> > Caledon, Genadendal, Greyton Day Trip

Caledon, Genadendal, Greyton

(About 160km return) - Leave Stanford by driving up Queen Victoria road towards the R43. Go straight across the R43 and continue along the road until you reach the R316 to Bredasdorp.

En route you will pass the Birkenhead Brewery; the Kleinrivier Cheese factory; Raka and Boschrivier wineries. Turn left along the R316 to Caledon. This is also a beautiful drive especially when the wheat fields are green and the ears a forming (July, August). Avid bird watchers should be on the lookout for blue crane, Egyptian and spur wing geese, francolins, guinea fowl, raptors etc. The neat Overberg farmsteads are scattered to the right and left of the road as you travel along.

Coming round a bend in the road you are suddenly confronted by rather large silos – and Caledon. The silos are part of SA Brewery's manufacturing plants, and malt is produced here.

Caledon is a large town and the capital of the Overberg district. The town was originally settled because of the seven springs found here. One is cold and the remaining six have a temperature of more than 50 degrees Celsius. They were used for healing purposes and a modern hot water Spa, hotel and casino now occupy the site. Caledon also has a small botanical garden founded in 1927 which contains many fynbos species.

Now join the N2 direction Cape Town. A few kilometres down the road take the R406 right to Genadendal and Greyton. Some 30 km down the road turn left into Genadendal.

This Moravian Mission station was founded in 1738 but only obtained official permission in 1792 to resume mission work after an objection from the Cape Dutch Reform clergy was overruled. At one stage Genadendal was the largest settlement in the Colony after Cape Town and the Cape's first teachers training college was established here in 1838. The Communal Reserve Act of 1909 for Mission Stations, which prevented the inhabitants from obtaining property rights, started a decline in the fortunes of Genadendal. The many sights to visit include the large Moravian church (which boast a choir and brass band), the church square with 24 tourist attractions, the printing works containing the oldest operational printing press in South Africa, an arts and craft centre etc.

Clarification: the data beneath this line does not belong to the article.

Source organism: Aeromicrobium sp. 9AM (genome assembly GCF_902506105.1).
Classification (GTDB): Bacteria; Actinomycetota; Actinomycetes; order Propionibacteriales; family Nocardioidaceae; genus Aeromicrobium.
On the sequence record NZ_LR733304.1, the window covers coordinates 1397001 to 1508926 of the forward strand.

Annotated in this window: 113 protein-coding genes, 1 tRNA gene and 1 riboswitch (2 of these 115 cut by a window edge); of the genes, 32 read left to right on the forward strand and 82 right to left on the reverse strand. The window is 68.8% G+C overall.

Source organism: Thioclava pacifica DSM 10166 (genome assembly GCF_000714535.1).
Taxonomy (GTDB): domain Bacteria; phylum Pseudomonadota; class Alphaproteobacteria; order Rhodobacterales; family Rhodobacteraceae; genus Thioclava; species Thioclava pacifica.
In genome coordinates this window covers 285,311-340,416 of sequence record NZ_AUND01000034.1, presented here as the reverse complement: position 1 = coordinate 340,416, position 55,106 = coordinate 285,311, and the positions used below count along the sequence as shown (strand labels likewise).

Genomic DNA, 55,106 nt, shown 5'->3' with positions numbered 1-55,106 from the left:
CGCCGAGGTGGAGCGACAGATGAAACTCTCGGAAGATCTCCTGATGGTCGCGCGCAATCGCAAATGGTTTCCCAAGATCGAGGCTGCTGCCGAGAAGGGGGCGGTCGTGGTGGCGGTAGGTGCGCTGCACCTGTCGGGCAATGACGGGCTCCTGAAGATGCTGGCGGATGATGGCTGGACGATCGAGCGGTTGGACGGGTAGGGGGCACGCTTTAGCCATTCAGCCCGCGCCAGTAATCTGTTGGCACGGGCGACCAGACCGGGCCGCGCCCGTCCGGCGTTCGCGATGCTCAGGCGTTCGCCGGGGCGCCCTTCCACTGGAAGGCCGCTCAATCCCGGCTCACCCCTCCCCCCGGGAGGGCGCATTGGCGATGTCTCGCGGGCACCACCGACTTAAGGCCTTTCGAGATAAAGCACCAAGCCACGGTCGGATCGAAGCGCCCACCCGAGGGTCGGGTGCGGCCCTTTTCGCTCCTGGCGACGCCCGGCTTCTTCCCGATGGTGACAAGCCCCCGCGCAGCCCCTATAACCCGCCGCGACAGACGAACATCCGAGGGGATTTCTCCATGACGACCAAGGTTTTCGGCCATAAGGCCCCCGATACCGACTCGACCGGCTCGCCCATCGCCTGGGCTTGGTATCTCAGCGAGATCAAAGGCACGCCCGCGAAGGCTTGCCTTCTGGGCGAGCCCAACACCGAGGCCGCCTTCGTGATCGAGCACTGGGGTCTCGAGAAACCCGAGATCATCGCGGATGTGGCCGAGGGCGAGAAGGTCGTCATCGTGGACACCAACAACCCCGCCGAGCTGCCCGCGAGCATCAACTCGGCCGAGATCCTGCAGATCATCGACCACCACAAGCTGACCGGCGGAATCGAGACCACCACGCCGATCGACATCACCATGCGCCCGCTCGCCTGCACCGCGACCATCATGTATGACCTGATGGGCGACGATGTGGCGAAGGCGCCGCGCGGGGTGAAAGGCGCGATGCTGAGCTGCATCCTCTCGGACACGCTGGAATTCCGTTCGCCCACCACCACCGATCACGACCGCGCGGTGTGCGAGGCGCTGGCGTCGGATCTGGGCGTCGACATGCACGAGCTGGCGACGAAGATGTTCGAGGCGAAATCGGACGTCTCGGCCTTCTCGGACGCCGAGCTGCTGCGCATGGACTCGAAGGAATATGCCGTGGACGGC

After soaking up such a lot of history you can either look up the local restaurant or go off down the road to Greyton for some more sightseeing and lunch.

Greyton is a charming little village founded in 1854 with many of the original homesteads now being used as accommodation establishments, restaurants and shops. The oak-lined streets, water furrows and quaint cottages lie at the foot of the Riversonderend Mountains. In the winter the mountains could be covered with snow. The village is a popular weekend destination for city dwellers from Cape Town and environs. As with many small villages Greyton has its fair share of artists and writers and their efforts are to be found in the little shop in the village. There are also some very fine restaurants in Greyton, and there is a village market on the square every Saturday morning.

If you come back via Hermanus and the R43, visit the micro-brewery at Honingklip, on the right just before the R44 turn-off to Kleinmond.